Twitter. It baffles you. You think it’s dumb. And you’re really sick of people in the media talking about what Twitter means for the media. You're sick of hearing about tweets. And you’re sick of seeing every word transformed into TweetSpeak by adding a “tw” to the front: twudor, twittilated, WE LUV Twwilight!, and such and such.
Well, you may be in luck. Corporate America is slowly catching on to Twitter, and they aren’t too pleased about the idea of employees potentially spilling company secrets via poorly spelled 140-character midget-sized blog posts. And they’re really mad that they aren’t making any money from said posts.
So they’ve begun to crack down, forbidding workers from using Twitter to talk about their work or their assorted rashes. This is becoming increasingly prevalent in the NFL, where teams have become paranoid to the idea of players spilling key game plan and/or injury information via the popular website. The no-good libruls at New York Times report that both the Packers and the Dolphins have already expressly forbid players from using Twitter, particularly during team meetings. Vikings wideout Bernard Berrian got in trouble after tweeting that Tarvaris Jackson was out for the year as a joke. Don’t toy with my hopes like that, Bernard. A torn ACL on that guy would have had me jumping for joy.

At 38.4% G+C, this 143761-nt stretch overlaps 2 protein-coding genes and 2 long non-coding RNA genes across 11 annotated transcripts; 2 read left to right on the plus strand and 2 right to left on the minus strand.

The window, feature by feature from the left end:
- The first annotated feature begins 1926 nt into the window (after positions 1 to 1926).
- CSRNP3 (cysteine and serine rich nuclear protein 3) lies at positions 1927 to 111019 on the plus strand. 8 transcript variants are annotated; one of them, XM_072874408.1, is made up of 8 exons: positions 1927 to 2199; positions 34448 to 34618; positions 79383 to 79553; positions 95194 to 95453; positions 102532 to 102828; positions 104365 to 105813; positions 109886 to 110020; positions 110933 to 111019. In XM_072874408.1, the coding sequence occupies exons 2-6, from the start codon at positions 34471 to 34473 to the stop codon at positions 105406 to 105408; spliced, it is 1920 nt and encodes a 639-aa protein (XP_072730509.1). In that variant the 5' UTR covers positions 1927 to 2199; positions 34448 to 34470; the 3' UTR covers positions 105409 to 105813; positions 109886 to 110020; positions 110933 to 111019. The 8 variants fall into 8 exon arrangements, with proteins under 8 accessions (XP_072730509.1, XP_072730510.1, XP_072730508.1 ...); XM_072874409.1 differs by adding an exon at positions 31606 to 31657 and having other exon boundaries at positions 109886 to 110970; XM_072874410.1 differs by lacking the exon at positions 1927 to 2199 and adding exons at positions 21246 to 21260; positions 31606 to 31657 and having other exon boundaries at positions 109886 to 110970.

That’s not all. Antonio Cromartie of the Chargers was fined $2,500 by the team after he tweeted a complaint about the food at training camp. To be fair to Antonio, the Chargers training camp menu only has pizza, and it costs $90.
This brings us to the Cowboys. As you know, the Cowboys already have one of the league’s most prolific tweeters in tight end Martellus Bennett. Bennett’s feed is harmless and has yet to divulge any sensitive news about the team, such as Jason Garrett’s plan to script 15 straight plays for Jason Witten for the opening of every game (you know it’s coming). But that doesn’t mean the team is comfortable with him tweeting nonstop. Blue Star asked team spokesman “Fancy” Jancy Briles if there was any official policy on Twitter. Her response?
“No, we do not have an official policy in place.”
That can change at any time, natch. I’m sure Jerry Jones enjoys some of the extra attention player feeds might be bring in. But, like with all other NFL teams, secrecy will likely win out and the team will eventually bring the hammer down, as even ESPN is now doing to their own talent (NBA writer Ric Bucher may even be suspended for his tweeting). Teams simply can’t risk the … twemptation. Huh? Huh?
Anyway, this will be a sad day if it comes to pass. I enjoy Marty B’s Twitter. Please, Double-J, don’t make me rely on other celebrity feeds, like Jessica Simpson’s:
I just woke up from a dream where I was told that if I ate a meatball sub I'd have to pee all day. Why would I dream that? I had to pee.
Twoo much information there, sweetheart.